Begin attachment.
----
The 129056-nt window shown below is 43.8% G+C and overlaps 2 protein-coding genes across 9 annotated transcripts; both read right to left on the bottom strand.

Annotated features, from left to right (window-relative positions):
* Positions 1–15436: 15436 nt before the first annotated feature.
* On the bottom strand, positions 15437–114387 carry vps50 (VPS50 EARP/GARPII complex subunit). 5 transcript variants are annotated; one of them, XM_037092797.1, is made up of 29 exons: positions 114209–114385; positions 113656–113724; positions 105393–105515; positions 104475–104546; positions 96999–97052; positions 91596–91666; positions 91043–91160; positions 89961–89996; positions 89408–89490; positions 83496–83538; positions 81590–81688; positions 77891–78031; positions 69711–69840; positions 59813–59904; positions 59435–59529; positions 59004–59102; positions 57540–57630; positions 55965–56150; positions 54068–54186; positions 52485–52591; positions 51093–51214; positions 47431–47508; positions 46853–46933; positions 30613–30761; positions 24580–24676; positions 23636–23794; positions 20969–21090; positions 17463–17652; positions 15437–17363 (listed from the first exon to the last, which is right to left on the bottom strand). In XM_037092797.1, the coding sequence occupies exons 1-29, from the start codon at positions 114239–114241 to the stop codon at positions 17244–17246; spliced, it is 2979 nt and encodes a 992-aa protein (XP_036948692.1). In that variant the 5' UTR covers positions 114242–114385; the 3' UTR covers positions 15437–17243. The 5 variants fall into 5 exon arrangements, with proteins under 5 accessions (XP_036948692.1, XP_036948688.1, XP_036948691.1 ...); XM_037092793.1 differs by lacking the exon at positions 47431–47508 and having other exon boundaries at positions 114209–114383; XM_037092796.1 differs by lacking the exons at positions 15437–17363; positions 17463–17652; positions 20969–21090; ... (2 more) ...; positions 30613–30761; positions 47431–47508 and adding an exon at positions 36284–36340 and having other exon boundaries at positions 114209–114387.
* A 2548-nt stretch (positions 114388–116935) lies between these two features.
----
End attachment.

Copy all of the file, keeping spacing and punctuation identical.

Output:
The 129056-nt window shown below is 43.8% G+C and overlaps 2 protein-coding genes across 9 annotated transcripts; both read right to left on the bottom strand.

Annotated features, from left to right (window-relative positions):
* Positions 1–15436: 15436 nt before the first annotated feature.
* On the bottom strand, positions 15437–114387 carry vps50 (VPS50 EARP/GARPII complex subunit). 5 transcript variants are annotated; one of them, XM_037092797.1, is made up of 29 exons: positions 114209–114385; positions 113656–113724; positions 105393–105515; positions 104475–104546; positions 96999–97052; positions 91596–91666; positions 91043–91160; positions 89961–89996; positions 89408–89490; positions 83496–83538; positions 81590–81688; positions 77891–78031; positions 69711–69840; positions 59813–59904; positions 59435–59529; positions 59004–59102; positions 57540–57630; positions 55965–56150; positions 54068–54186; positions 52485–52591; positions 51093–51214; positions 47431–47508; positions 46853–46933; positions 30613–30761; positions 24580–24676; positions 23636–23794; positions 20969–21090; positions 17463–17652; positions 15437–17363 (listed from the first exon to the last, which is right to left on the bottom strand). In XM_037092797.1, the coding sequence occupies exons 1-29, from the start codon at positions 114239–114241 to the stop codon at positions 17244–17246; spliced, it is 2979 nt and encodes a 992-aa protein (XP_036948692.1). In that variant the 5' UTR covers positions 114242–114385; the 3' UTR covers positions 15437–17243. The 5 variants fall into 5 exon arrangements, with proteins under 5 accessions (XP_036948692.1, XP_036948688.1, XP_036948691.1 ...); XM_037092793.1 differs by lacking the exon at positions 47431–47508 and having other exon boundaries at positions 114209–114383; XM_037092796.1 differs by lacking the exons at positions 15437–17363; positions 17463–17652; positions 20969–21090; ... (2 more) ...; positions 30613–30761; positions 47431–47508 and adding an exon at positions 36284–36340 and having other exon boundaries at positions 114209–114387.
* A 2548-nt stretch (positions 114388–116935) lies between these two features.